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SPECIAL FEATURE

Not just another cup of tea!

Back in 1994, I along with my family, went on a trip to Sylhet. It was a memorable one the rocky waters of Jaflong, the mystic hills and the valleys lining the city's landscape, the undulating, lush tea gardens, and the endless sacks full of ripe oranges bestowed on us as presents are vivid and alive in my memory.

Another aspect of this trip that is well-etched in my memory is the preparation and serving of tea in one of the gardens I visited. The process required not one but two bearers. With their gloved, dextrous hands they would first put a whole plethora of utensils on the table, all for making tea. There would be a white, delicate china teapot carrying piping hot, aromatic tea. It would then be served in dainty china cups with a pot of milk, sugar cubes and lemon wedges. More than the tea what I remember is the ceremonious air of the whole affair. With their sombre faces the bearers poured tea as if it were a miraculous elixir and the act a religious one. The colonial romance and fascination associated with tea was practiced in full force even then and we, borderline Anglophiles, revelled in its glory.

In our household tea was always served in a similar fashion. My father, being a stickler for proper table manners and dining etiquette, would never settle for a callously-prepared cup of tea. The whole process of scouring for the right blend of tea leaves, the perfect brewing point coupled with the additives made a simple cup of tea a drink fit for the Gods in his hands. As the wispy curls of steam emanated from the cups it would create a romantic mood all around; one would linger in a lascivious fashion, savouring every sip, every drop to the fullest.

By Sabrina Haq


The tea tale

It is popular knowledge that the tea culture was introduced in the sub-continent by the British. Time saw them depart from this land but leave footprints on our socio-cultural scene. We do not have elaborate tea ceremonies like the Japanese but tea, nevertheless, is deeply rooted in our traditions as a drink to be savoured alone or served to guests on all occasions, big or small.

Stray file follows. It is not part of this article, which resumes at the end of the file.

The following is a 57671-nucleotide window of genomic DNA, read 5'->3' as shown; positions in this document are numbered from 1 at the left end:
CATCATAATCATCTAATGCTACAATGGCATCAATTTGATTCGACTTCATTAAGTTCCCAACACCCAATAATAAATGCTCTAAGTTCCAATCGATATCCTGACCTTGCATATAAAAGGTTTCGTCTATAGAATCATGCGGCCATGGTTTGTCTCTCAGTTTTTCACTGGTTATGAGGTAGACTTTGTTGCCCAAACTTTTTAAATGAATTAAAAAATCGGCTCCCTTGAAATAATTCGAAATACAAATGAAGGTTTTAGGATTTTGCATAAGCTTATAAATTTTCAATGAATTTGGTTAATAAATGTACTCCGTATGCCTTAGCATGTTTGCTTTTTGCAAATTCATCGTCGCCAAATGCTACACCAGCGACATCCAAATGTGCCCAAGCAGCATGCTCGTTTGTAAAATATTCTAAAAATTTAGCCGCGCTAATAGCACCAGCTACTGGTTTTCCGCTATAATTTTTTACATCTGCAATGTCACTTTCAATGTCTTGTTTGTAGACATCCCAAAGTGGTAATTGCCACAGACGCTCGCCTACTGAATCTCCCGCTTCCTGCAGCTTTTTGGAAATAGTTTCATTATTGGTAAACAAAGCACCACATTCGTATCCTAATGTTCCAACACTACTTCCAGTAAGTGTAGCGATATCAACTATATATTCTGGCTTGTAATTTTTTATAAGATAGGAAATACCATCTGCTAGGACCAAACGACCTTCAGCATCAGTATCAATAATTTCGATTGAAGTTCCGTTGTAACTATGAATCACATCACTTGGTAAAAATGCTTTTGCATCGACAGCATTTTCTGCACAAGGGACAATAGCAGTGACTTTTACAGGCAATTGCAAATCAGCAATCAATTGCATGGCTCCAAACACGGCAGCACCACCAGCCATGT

Till the end of the eighties, until they were first branded in sachets, tea leaves were sold loose in the open market. No bazaar was complete without a stall offering tea leaves in large containers, which could be purchased as a blend or as one pleased.

Noor Tea Company, located in Dhaka New Market, is an excellent source for loose, clone tea leaves sourced from the finest tea gardens in Sylhet, reminiscent of a tradition long disappeared. Tea at Noor is no less superior in quality than any other brand sold in bags and is exported to many countries around the world. Just standing in front of the containers, pointing out to the different flavours of leaves being sold, has a wonderful old world charm to it. Priced between Tk.200 to 600 per kilogram, they have a rich, strong, aromatic flavour. Noor also sells fine, green tea leaves, imported from China, priced at Tk.650 per kilogram.

For the last few years, connoisseurs of good tea have had the opportunity to enjoy their morning indulgence in many different flavours, primarily due to the superstores offering many a different brands of tea in a plethora of flavours. There has been a growing availability of imported tea in the local market and the bestsellers among them are Twinings of London, and Lipton and Dilmah, from Sri Lanka.

Twinings is an English brand and has many different flavours to its credit, such as English Breakfast, Earl Grey, Darjeeling and so on. It also has Green Tea with infusions such as Orange and Peppermint.